India might soon require device makers to mandatorily teardown devices before they’re sold in the country. According to a report by the Economic Times, the country might soon require in-depth testing of handsets and the apps installed on them to ensure that these devices are not being used to snoop on Indian citizens. The move is apparently a retaliation for the Indo-China border conflict earlier this year, and may be in-line with rules the government is formulating for telecom equipment as well. The same rules that are expected to relegate companies like Huawei and ZTE from selling telecom products in India.
Further, earlier reports have indicated that the Department of Telecom (DoT) has been working on a list of trusted companies and trusted sources who will be allowed to sell telecom equipment in India. The ET report said that the move is expected to rule out Chinese players, including Huawei and ZTE. It’s unclear whether the teardown of products will be limited to Chinese companies only, though it’s unlikely, since India could be in violation of international trade laws if it targets products from one country.
The government disagrees. The ET report quoted a source who said that the government could put a “special provision” for companies from a particular country. “The government can put in a special provision for companies from countries that share borders with India,” the person said on condition of anonymity. “The government doesn’t want to scare companies but needs to ensure that there are no security-related issues. For the security teardown, the Chinese should not have a problem if they think their products are clean,” a second source told the publication.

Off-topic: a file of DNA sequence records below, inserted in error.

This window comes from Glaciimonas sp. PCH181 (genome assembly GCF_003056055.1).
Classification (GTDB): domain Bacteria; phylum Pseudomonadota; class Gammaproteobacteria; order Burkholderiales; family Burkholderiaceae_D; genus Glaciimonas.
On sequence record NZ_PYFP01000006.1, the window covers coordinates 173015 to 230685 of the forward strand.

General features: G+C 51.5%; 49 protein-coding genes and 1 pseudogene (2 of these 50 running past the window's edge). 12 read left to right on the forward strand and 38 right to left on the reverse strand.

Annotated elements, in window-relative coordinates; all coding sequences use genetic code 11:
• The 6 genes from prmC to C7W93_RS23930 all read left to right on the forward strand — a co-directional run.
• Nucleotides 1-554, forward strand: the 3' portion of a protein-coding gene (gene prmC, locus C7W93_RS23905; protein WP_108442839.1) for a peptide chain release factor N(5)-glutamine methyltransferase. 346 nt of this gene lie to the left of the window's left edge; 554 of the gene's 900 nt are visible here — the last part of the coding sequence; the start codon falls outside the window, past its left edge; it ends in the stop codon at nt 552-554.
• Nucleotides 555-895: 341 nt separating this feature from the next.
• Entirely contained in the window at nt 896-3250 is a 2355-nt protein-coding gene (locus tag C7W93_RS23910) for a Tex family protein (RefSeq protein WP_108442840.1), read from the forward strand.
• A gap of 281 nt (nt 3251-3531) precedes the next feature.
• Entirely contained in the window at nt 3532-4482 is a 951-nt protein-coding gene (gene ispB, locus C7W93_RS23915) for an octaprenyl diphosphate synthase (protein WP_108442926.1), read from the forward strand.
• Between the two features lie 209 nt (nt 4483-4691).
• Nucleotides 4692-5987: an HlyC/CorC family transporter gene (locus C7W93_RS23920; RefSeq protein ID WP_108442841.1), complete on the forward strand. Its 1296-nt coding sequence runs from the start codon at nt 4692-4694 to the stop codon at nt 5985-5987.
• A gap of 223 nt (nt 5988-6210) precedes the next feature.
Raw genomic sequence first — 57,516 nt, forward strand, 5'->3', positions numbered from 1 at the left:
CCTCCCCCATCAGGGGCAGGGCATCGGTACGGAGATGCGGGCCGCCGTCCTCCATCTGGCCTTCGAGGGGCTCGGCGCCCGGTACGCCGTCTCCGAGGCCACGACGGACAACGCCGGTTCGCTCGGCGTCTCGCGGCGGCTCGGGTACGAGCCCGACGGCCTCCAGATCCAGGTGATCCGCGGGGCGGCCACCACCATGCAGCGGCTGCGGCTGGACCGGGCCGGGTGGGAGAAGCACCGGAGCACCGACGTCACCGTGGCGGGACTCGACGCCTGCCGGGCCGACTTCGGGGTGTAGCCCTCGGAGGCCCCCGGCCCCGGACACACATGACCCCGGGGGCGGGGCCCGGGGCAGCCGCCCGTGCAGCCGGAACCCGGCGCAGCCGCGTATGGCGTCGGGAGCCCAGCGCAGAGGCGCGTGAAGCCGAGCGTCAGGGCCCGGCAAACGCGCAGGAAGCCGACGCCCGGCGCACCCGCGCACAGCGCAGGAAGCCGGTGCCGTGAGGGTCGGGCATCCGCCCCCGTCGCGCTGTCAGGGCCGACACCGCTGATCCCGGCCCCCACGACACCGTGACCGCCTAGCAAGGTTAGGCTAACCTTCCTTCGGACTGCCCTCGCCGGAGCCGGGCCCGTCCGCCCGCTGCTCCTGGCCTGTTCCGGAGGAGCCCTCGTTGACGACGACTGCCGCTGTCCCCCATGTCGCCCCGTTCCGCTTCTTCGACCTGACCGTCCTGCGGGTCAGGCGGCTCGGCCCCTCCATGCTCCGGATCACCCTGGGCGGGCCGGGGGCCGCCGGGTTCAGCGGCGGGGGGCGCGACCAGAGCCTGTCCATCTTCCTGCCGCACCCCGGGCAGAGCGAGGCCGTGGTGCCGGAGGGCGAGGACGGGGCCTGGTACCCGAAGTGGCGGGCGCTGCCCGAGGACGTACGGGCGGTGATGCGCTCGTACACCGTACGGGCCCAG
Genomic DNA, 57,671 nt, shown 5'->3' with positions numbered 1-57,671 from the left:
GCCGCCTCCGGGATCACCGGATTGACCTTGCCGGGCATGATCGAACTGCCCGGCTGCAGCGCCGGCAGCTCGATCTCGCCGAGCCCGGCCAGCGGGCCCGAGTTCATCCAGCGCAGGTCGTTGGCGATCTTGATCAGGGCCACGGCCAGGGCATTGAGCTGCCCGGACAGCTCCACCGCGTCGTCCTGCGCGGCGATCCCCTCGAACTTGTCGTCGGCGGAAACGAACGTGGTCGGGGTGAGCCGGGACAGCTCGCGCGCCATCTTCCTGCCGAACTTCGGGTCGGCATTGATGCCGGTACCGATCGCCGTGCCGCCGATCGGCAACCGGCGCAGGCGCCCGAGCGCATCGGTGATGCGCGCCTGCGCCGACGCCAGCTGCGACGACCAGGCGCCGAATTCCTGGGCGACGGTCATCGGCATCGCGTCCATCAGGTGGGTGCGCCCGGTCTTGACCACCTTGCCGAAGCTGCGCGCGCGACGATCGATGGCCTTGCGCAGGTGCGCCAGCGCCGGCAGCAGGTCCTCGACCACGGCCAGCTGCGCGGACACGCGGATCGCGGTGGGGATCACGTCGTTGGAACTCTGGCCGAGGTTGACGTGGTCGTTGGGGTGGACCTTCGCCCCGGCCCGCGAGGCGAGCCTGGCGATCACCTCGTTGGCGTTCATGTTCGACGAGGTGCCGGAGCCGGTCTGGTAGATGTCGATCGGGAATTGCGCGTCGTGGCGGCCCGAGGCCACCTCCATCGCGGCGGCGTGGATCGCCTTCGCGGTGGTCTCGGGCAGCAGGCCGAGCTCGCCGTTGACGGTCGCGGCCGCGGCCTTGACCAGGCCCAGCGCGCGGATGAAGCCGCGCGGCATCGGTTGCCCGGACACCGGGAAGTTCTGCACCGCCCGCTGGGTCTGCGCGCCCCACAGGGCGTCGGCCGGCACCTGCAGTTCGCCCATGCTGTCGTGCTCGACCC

The Indian market is dominated by Chinese smartphone makers, who account for four of the top five players in India. According to second quarter market reports from research firm IDC and Counterpoint, Xiaomi leads the market at the top spot, followed by Samsung. BBK Electronics owned Chinese firms, Oppo, Vivo and Realme, account for the next three spots on the top five.
If the new regulations come into play, it could make it more difficult for Chinese firms to sell smartphones in India, giving an edge to global players like Samsung and Motorola. Those players also source components and parts from China though, so it’s likely that they will have to get these components tested as well.
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